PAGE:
Urban Forest Council
The Parks, Recreation and Forestry Division is charged with the management of Lima's urban forest. Street and park trees contribute significantly to the physical makeup of our City and are one our most cherished features. Trees add to Lima's beauty and livability. Some of the roles of our staff is the planting of new and replacement trees, the maintenance of existing trees, mainly through pruning, and the removal of trees that have died, are considered hazardous or have other non correctable problems.
For detailed information regarding planting, pruning and removal policies and schedules, please check the links below on this page.
City of Lima Urban Forest Council
To ensure the City of Lima's public trees are able to be enjoyed by generations to come. We do this by engaging the community and aiding its leaders in the planning and maintenance of our urban forest.
The City of Lima's Urban Forest Council meets monthly to discuss and advise on the current program and policies, recommend new directions and opportunities, provide feedback on administrative projects and initiatives, help execute some local activities, and advocate the City's Urban Forest mission. 2017 Urban Forest Council Members are:
- Sarah Helton (Chairman, 1st Choice Tree Service)
- Alaina Morman (Vice Chairman, Allen Soil & Water Conservation District)
- Ric Stolly (Deputy Public Works Director, City of Lima Parks & Recreation)
- Jimmy Moscato (Secretary, City of Lima, Parks & Recreation)
- Vince Sarno (Johnny Appleseed Metro Park District)
- Jimmy Morrisey (City of Lima, Division of Engineering)
- Chris Martello (CM Landscaping)
- Barb Stelzer
- David Adams
Forestry in the Community
There are few things that are as impressive and majestic as a beautiful, big tree!
Champion Tree Program
Champion trees are the superstars of their species. Each champion is the result of a lucky combination: growing in a spot protected by the landscape or by people who have cared about and for it, good soil, the right amount of water, the resilience to the elements, surviving storms, disease and pests, and sometimes just good luck!
In 2017, the City of Lima's Urban Forest Council adopted the Champion Tree program to showcase Lima area's tree VIP's. The council members continually survey the Lima area to identify the next Champion; however, Champion trees can be identified by people just like you — school teachers, kids fascinated by science, and even tree lovers of all ages! You, too, can become a big tree hunter and compete to find new champions. If you have a tree that you would like to nominate as a Champion Tree, please contact our Parks & Recreation office!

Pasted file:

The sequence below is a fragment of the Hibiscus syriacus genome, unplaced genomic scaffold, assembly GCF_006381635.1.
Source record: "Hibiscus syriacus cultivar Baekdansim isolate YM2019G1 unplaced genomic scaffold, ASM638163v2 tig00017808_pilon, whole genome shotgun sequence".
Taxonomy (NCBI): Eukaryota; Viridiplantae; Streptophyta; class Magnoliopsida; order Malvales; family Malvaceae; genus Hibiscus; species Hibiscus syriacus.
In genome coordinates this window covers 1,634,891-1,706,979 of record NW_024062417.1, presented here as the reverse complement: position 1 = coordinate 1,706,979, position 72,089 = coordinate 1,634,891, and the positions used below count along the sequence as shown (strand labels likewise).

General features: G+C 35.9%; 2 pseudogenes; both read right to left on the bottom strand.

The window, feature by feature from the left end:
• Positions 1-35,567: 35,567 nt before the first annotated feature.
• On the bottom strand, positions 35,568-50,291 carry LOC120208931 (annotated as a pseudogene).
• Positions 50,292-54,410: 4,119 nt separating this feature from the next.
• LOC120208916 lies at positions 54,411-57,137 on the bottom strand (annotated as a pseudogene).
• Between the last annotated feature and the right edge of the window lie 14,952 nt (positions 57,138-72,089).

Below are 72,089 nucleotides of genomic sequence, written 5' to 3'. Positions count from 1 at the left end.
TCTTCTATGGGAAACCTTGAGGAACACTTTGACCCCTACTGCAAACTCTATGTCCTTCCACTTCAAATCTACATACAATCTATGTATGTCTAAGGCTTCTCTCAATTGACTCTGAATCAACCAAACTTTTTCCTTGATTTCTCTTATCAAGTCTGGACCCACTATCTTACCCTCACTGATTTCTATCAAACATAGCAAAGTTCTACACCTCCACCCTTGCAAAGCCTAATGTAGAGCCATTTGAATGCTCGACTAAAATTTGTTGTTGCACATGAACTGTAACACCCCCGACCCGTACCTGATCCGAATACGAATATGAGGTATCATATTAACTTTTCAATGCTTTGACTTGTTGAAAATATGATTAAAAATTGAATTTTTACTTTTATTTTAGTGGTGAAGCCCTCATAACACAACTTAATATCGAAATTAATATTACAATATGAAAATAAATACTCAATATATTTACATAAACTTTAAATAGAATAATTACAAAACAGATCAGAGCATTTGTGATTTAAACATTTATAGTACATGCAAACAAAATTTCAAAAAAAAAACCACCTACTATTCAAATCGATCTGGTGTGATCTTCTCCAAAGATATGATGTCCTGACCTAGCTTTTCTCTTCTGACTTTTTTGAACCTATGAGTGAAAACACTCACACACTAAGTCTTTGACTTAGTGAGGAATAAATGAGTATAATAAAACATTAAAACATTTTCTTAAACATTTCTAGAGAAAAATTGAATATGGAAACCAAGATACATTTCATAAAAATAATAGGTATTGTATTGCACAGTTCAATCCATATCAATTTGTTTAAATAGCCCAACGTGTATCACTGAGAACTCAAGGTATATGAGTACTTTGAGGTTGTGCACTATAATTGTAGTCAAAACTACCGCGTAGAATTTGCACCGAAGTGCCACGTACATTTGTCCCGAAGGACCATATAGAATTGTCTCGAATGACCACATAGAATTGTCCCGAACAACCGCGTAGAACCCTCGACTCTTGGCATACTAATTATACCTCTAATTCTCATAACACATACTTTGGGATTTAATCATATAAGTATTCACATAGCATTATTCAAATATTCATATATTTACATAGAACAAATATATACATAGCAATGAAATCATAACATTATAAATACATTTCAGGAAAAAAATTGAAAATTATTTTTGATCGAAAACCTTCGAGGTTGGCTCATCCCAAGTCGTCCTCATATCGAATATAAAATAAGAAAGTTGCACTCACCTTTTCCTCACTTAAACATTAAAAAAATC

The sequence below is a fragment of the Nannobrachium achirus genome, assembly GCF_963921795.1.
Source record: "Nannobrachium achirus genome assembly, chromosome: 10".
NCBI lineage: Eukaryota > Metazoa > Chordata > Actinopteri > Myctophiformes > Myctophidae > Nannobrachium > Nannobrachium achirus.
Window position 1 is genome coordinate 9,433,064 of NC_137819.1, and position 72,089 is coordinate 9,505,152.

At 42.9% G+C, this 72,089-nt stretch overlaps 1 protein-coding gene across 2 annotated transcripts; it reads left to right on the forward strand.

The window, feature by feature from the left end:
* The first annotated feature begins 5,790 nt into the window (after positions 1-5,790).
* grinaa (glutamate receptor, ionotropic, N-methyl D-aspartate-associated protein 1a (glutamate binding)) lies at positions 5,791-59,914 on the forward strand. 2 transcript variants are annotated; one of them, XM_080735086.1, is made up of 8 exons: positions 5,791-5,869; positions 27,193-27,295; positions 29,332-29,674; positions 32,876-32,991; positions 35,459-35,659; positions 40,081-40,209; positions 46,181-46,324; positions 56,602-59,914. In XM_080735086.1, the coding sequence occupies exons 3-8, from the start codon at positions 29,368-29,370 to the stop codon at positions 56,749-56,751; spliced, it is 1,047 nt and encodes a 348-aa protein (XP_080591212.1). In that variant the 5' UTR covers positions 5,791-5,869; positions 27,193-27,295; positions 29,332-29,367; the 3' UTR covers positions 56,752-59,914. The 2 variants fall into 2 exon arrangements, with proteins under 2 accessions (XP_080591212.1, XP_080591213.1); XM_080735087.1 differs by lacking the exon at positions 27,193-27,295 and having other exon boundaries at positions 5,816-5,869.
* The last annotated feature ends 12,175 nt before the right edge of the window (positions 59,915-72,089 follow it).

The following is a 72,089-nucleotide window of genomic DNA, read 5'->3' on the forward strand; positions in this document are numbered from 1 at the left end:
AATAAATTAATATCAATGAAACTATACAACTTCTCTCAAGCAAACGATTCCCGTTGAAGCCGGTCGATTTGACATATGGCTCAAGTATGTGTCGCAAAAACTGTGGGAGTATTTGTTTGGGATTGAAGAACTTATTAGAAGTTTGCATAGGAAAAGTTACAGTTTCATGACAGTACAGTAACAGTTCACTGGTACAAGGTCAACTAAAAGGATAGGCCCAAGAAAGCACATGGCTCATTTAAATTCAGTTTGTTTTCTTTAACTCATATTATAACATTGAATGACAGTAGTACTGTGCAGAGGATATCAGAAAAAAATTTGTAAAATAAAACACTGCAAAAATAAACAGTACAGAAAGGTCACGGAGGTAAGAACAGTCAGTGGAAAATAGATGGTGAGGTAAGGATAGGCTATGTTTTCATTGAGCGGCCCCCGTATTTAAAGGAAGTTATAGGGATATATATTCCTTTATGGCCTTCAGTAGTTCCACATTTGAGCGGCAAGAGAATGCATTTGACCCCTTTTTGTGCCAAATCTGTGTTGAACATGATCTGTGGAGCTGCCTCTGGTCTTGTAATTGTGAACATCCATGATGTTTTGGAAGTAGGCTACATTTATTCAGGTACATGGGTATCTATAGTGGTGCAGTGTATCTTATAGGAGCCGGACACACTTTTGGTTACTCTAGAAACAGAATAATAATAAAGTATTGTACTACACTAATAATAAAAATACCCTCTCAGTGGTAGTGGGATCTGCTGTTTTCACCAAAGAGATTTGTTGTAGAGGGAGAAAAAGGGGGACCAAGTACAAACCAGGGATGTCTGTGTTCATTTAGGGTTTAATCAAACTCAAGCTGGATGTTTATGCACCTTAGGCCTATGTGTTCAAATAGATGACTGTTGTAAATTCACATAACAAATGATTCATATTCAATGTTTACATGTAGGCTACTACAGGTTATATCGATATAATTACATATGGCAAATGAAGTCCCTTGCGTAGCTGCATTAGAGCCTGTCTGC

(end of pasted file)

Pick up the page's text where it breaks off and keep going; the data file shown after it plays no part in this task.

Champion Trees of Lima
2017 Fall Dedication
- Faurot Park
White oak (Quercus alba) Recognized for: Age & size
Approximate age: 248 years old
-This tree could have started growing in 1769-
- Lincoln Park
Chinkapin oak (Quercus muehlenbergii) Recognized for: Unique species, age & size
Approximate age: 260 years old
-This tree could have started growing in 1757-
- Lima Trinity Wesleyan (Market St.) Sugar maple (Acer saccharum) Recognized for: Age
Approximate age: 219 years old
-This tree could have started growing in 1798-
Arbor Day Festivities
The City of Lima's Urban Forest Council celebrated the 2017 Arbor Day by planting two trees at North Middle School. Each year, the council works with a local school to help educate the youth about the importance of planting trees and the positive effects trees have on the environment.
In addition to the trees planted at North Middle School, two trees were donated by the Lima Senior High School Class of 1966 and planted at the Lima Stadium Park.
In 2018, two trees were planted at St. Rose Elementary school.